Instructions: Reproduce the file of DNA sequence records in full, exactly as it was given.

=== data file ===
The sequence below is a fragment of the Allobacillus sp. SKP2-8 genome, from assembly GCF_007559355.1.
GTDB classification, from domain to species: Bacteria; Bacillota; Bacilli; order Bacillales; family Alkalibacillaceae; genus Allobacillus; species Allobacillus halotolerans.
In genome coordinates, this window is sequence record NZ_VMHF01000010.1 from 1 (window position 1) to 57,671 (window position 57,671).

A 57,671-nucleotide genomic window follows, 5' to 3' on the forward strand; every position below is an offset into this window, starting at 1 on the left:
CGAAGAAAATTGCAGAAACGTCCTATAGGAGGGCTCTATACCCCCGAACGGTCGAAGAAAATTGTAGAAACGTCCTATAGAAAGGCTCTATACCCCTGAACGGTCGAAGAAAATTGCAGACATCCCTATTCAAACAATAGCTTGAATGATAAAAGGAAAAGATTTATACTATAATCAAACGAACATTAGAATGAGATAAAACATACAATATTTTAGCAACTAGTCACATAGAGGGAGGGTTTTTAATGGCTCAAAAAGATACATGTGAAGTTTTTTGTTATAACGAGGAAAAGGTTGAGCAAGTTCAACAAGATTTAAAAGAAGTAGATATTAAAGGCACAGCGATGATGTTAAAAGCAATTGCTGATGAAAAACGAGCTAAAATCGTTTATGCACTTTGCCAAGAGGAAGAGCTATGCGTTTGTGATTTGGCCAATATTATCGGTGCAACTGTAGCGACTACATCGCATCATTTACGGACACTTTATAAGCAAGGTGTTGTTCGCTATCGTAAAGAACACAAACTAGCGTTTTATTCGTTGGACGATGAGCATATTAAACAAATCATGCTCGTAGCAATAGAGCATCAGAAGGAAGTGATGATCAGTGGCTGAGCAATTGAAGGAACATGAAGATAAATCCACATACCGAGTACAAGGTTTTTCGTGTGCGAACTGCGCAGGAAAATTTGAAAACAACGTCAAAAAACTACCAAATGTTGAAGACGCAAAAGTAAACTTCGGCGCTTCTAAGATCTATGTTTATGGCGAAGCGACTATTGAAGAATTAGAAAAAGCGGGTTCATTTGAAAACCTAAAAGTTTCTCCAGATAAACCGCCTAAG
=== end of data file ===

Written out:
The sequence below is a fragment of the Allobacillus sp. SKP2-8 genome, from assembly GCF_007559355.1.
GTDB classification, from domain to species: Bacteria; Bacillota; Bacilli; order Bacillales; family Alkalibacillaceae; genus Allobacillus; species Allobacillus halotolerans.
In genome coordinates, this window is sequence record NZ_VMHF01000010.1 from 1 (window position 1) to 57,671 (window position 57,671).

A 57,671-nucleotide genomic window follows, 5' to 3' on the forward strand; every position below is an offset into this window, starting at 1 on the left:
CGAAGAAAATTGCAGAAACGTCCTATAGGAGGGCTCTATACCCCCGAACGGTCGAAGAAAATTGTAGAAACGTCCTATAGAAAGGCTCTATACCCCTGAACGGTCGAAGAAAATTGCAGACATCCCTATTCAAACAATAGCTTGAATGATAAAAGGAAAAGATTTATACTATAATCAAACGAACATTAGAATGAGATAAAACATACAATATTTTAGCAACTAGTCACATAGAGGGAGGGTTTTTAATGGCTCAAAAAGATACATGTGAAGTTTTTTGTTATAACGAGGAAAAGGTTGAGCAAGTTCAACAAGATTTAAAAGAAGTAGATATTAAAGGCACAGCGATGATGTTAAAAGCAATTGCTGATGAAAAACGAGCTAAAATCGTTTATGCACTTTGCCAAGAGGAAGAGCTATGCGTTTGTGATTTGGCCAATATTATCGGTGCAACTGTAGCGACTACATCGCATCATTTACGGACACTTTATAAGCAAGGTGTTGTTCGCTATCGTAAAGAACACAAACTAGCGTTTTATTCGTTGGACGATGAGCATATTAAACAAATCATGCTCGTAGCAATAGAGCATCAGAAGGAAGTGATGATCAGTGGCTGAGCAATTGAAGGAACATGAAGATAAATCCACATACCGAGTACAAGGTTTTTCGTGTGCGAACTGCGCAGGAAAATTTGAAAACAACGTCAAAAAACTACCAAATGTTGAAGACGCAAAAGTAAACTTCGGCGCTTCTAAGATCTATGTTTATGGCGAAGCGACTATTGAAGAATTAGAAAAAGCGGGTTCATTTGAAAACCTAAAAGTTTCTCCAGATAAACCGCCTAAG